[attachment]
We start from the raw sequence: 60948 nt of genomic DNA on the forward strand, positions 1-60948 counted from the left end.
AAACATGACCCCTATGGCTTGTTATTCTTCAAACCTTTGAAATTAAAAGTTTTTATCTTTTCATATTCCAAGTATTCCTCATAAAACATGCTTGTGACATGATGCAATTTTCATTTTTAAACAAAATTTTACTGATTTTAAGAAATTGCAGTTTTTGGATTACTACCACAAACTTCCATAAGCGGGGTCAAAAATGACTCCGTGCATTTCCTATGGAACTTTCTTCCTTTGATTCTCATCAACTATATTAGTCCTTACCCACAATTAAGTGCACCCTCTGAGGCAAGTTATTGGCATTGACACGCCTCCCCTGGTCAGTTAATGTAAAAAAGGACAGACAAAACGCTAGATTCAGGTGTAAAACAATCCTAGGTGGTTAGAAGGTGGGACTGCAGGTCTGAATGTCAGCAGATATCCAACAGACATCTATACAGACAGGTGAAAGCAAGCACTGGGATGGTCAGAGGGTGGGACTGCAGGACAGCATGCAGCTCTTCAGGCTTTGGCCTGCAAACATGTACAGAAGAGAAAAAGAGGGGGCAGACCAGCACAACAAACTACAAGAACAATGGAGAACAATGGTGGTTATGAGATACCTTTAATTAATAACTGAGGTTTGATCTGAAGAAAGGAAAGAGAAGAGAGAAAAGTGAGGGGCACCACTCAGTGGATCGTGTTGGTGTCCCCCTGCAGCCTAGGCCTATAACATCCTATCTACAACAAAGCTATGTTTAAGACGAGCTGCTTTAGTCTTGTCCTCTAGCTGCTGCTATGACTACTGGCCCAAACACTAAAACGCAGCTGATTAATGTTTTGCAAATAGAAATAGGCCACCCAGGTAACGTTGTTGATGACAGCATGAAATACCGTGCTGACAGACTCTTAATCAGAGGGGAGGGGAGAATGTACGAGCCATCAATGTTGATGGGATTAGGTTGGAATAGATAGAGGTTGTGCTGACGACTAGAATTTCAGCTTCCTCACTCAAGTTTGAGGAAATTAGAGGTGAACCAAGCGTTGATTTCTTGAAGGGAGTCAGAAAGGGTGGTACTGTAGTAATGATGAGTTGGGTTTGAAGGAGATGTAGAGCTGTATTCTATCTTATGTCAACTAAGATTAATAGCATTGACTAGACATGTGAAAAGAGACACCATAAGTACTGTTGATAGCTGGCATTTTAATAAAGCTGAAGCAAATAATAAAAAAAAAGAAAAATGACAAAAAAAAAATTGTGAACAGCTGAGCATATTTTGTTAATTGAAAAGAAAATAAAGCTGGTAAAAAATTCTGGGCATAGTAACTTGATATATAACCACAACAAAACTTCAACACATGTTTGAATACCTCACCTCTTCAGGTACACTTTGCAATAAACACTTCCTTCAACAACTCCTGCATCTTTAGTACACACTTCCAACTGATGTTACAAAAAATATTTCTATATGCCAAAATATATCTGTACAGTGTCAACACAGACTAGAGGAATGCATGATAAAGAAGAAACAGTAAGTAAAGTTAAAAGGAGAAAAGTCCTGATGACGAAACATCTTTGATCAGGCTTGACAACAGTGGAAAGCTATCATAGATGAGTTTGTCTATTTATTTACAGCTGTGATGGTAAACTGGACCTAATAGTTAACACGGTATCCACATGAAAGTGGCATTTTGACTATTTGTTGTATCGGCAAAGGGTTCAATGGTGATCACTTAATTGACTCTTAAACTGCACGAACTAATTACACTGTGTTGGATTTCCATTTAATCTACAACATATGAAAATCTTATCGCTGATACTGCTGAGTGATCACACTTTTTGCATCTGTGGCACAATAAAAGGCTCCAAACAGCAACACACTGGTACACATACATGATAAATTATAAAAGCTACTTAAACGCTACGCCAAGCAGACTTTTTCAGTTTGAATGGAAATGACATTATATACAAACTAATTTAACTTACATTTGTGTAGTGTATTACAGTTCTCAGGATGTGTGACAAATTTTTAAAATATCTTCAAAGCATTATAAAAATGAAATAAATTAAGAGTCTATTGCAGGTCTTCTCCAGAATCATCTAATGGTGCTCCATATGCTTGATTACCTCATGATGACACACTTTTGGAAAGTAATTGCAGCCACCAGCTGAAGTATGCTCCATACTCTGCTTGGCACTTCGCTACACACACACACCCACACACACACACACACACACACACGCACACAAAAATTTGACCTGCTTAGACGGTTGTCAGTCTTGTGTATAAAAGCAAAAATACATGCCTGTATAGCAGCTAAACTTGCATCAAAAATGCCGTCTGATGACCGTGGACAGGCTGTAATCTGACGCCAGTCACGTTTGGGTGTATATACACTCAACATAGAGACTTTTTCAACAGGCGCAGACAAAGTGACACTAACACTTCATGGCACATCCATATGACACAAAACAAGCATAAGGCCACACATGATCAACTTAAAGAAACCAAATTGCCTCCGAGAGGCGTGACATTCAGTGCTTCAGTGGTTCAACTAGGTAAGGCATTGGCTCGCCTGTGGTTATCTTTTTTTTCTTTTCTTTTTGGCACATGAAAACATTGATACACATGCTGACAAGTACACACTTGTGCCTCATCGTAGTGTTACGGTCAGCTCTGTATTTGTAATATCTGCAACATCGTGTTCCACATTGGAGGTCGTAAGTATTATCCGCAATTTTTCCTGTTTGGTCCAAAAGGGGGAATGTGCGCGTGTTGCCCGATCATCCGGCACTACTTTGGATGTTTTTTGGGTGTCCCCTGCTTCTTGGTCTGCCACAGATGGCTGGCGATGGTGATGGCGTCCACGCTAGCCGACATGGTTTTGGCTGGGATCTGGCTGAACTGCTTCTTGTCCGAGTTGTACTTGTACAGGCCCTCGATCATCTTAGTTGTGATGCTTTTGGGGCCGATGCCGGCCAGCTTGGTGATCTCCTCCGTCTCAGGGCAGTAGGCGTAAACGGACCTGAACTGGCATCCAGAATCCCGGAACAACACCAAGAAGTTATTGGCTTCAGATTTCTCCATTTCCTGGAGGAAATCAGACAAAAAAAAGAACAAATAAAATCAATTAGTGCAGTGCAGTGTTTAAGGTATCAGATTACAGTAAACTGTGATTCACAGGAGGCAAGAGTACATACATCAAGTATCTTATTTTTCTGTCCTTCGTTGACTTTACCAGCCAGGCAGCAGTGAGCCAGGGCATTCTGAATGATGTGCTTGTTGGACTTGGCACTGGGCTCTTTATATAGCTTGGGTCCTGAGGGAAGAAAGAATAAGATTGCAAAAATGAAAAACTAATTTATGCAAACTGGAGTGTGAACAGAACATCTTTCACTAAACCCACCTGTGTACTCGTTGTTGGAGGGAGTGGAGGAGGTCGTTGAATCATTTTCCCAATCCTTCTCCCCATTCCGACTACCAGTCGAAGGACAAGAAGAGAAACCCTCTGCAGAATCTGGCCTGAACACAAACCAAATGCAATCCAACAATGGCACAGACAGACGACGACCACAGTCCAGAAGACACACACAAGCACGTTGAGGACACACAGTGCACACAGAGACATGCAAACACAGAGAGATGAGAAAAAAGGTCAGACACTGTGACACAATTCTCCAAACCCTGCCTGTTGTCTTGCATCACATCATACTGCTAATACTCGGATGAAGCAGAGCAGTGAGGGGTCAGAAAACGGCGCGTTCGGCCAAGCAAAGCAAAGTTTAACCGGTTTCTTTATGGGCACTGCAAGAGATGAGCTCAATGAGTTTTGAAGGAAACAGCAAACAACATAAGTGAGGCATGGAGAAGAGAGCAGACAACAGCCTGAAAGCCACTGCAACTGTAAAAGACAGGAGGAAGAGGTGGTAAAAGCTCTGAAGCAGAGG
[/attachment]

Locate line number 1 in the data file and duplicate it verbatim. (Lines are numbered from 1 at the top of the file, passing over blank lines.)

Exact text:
We start from the raw sequence: 60948 nt of genomic DNA on the forward strand, positions 1-60948 counted from the left end.